STAT tests are used by a number of universities to give a ranking used for university admission when someone doesn’t have a Year 12 leaving certificate and ATAR. However it is really set up for mature age students and may not be allowed for some applicants if they are under 19 years old. Therefore you must check with the course administrator if a STAT or a SAT test will be acceptable.
Certificate III, Cert IV and Diplomas
Obtaining a CERT III or Cert IV can also be used as an ATAR alternative. When using a Cert III to apply for a university course you need to check that it will be accepted. It helps if the Cert III is related to the field that you are studying. For example a Cert III in music will not necessarily get you in to nursing.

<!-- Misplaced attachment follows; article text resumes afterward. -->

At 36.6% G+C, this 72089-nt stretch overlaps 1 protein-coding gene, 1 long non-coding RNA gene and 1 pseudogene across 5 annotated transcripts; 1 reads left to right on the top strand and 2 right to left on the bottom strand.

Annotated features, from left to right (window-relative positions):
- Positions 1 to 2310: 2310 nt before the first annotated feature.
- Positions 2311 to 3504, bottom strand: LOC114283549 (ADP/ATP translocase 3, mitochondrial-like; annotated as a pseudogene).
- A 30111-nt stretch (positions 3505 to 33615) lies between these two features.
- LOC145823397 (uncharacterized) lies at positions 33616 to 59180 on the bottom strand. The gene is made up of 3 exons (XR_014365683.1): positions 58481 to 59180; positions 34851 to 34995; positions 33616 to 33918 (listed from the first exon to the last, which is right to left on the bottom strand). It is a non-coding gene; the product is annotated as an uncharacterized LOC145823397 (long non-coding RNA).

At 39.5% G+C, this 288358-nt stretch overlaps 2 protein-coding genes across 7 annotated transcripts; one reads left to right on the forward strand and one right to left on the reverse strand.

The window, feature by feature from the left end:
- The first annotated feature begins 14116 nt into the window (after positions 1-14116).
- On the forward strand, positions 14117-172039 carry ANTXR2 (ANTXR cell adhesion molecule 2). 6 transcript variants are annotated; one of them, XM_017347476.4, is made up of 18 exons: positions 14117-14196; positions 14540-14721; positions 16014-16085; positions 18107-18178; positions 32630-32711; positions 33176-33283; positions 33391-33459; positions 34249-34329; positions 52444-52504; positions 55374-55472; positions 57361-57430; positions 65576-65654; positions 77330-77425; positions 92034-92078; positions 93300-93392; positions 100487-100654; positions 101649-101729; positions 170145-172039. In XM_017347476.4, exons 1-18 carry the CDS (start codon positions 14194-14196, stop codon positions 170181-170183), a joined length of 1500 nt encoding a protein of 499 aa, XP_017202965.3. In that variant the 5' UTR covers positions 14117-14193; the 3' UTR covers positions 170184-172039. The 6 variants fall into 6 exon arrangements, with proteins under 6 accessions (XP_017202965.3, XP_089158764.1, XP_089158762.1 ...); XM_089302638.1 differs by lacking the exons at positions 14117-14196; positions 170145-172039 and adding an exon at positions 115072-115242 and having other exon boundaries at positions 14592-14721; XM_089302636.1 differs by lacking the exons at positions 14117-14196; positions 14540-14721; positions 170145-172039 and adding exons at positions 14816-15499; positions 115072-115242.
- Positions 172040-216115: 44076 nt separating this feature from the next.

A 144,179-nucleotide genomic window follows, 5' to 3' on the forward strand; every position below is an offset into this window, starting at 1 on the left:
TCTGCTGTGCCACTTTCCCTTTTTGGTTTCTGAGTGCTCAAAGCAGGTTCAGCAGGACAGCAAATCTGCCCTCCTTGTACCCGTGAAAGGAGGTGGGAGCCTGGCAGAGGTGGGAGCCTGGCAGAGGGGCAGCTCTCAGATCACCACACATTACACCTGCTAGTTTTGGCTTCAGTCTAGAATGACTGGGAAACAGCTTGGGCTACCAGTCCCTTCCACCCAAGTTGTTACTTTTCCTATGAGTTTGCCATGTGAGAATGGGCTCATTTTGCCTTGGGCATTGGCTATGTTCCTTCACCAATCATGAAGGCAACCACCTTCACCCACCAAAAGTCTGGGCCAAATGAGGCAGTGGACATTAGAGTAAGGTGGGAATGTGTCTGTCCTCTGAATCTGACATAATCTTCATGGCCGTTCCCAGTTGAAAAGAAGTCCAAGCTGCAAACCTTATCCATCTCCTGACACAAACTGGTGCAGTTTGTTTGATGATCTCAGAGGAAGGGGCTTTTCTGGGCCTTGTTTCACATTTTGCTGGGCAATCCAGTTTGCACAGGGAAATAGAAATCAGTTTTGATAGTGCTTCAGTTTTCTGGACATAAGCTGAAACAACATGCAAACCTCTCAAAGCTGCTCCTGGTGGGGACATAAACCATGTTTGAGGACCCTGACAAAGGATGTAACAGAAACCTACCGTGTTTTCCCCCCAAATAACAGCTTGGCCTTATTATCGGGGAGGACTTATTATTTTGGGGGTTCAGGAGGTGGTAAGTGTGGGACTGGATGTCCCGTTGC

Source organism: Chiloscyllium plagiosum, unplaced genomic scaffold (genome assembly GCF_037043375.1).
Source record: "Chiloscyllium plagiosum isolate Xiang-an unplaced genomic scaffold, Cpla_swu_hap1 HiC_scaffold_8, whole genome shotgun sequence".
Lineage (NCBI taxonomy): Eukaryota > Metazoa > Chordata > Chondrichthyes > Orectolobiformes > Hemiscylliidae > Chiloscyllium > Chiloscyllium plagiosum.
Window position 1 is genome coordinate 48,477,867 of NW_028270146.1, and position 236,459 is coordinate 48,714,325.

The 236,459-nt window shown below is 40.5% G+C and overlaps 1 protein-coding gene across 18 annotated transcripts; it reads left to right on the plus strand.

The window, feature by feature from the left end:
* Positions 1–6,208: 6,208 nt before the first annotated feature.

A Cert IV is usually considered to be equivalent to an HSC. A Diploma is usually equivalent to first year university.
These can be obtained in various ways such as:
TAFE is available in all states. Homeschool students can often be accepted after the age of 15 or when they have completed Year 10 equivalent studies. Queensland applicants can do subjects through TAFE Schools program. It can be done online with NSW TAFE digital. South Australians can apply through TAFE SA.
- You can Cert III and Cert IV in Business, Child Care, Aged Care, Disability
- These usually take at least 12 months to complete and cost under $3000. Some have clinical placement requirements.
- You usually need to be 17 to apply but sometimes you can begin earlier
- You can also do a pathways to university course through TAFE that is a Cert IV but in my opinion Open University or university pathway courses are much better options.